CfP: The Politics of Knowledge and Cognition: African Perspectives

Editors: Prof Isaac E. Ukpokolo, University of Ibadan; Dr Elvis Imafidon, SOAS University of London; Dr Peter A. Ikhane, University of Ibadan  

A flourishing area in applied epistemology today is the exploration of the intersection between epistemology and politics. Emerging from this discourse in recent years is the field of political epistemology which examines and analyses the bearing and impact of the analytic and conceptual tools and theories of epistemology on political theory, practice, and philosophy. Michael Hannon and Jeroen de Ridder’s The Routledge Handbook of Political Epistemology (2021), Elizabeth Edenberg and Michael Hannon’s Political Epistemology (2021), and Pietro Daniel Omodeo’s Political Epistemology: The Problem of Ideology in Science Studies (2019) are examples of key publications in this field. However, less attention has been paid to a study and discourse of the reverse relationship of the intersection of politics and epistemology: examining analyzing the bearing that political theories, philosophies, and practices in different horizons and places have on the processes and theories of knowing and cognizing. More so, the publications mentioned above do not touch at all on the African experience and perspectives of the intersection between epistemology and politics, neither in the sense in which it explores such a relationship or intersection nor in the reverse sense just mentioned.  

The Politics of Knowledge and Cognition: African Perspectives aims to provide an in-depth analysis of the impact of African political experiences both lived and historical, on knowledge and cognition processes in African places. It aims to provide thought-provoking essays on the historical, hermeneutical, phenomenological, and broadly speaking, philosophical perspectives on how power, violence, resource control, and other political factors in precolonial, colonial, and postcolonial periods have persistently impacted the knowing and cognizing processes in African communities. It also examines the implications of this for knowledge discovery and retrieval, and for theorizing decolonial approaches to development, episteme and existence.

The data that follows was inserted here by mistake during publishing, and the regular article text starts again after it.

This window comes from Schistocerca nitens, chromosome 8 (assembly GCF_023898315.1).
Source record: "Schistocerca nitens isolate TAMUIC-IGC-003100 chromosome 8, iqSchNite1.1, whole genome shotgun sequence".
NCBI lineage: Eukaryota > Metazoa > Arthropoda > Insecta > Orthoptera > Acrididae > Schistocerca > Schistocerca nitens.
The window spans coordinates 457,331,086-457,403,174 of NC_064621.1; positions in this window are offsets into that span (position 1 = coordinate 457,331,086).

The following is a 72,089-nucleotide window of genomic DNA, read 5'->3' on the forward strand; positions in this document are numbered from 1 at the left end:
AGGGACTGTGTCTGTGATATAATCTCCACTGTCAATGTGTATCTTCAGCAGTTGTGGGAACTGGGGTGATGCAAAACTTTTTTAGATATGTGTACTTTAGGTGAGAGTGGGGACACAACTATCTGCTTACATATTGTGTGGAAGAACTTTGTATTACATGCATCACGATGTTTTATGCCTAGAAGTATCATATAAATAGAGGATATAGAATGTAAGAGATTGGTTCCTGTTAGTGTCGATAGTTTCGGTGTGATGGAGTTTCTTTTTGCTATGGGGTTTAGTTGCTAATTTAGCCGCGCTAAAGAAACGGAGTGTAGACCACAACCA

• Conceptualising the politics of knowledge and cognition 
  • African epistemology 
  • The politics of knowledge production  
  • Epistemic injustice 
  • Knowledge and decolonization 
  • The politics of epistemic decolonization 
  • Post-colonialism, politics, and misinformation 
  • Social media and the hermeneutics of knowledge in Africa 
  • Historicizing the politics of knowledge: pre-colonial, colonial, and post-colonial realities 
  • Political institutions and epistemic responsibilities 
  • African politics and virtue epistemology 
  • The politics and epistemology of ignorance  
  • Noocracy, gerontocracy, and epistocracy
  • The epistemology of deliberative democracy 
  • The politics of African feminist epistemology  
  • The politics and epistemology of human rights and justice 
  • The politics and epistemology of conspiracy 
  • Trust and political participation 
  • Knowledge and propaganda • The epistemology of protest, mass movements and populism

We are therefore inviting original and well-written chapters on these and related thematic areas: 

Notes for Contributors Submission of chapters on any of these and related areas are invited. At this stage, only abstracts or chapter proposals should be submitted. The abstract should contain the title of the proposed chapter, the author’s names and affiliation, and email address, and a brief summary of the proposed contents of the chapter no more than 250 words. The abstract should be sent to" on or before November 30, 2022. Decision on acceptance/rejection of submitted abstracts will be made no later than December 30, 2022. Authors of accepted abstracts will receive further information on important deadlines. Rest assured, there will be adequate time given to develop complete chapters.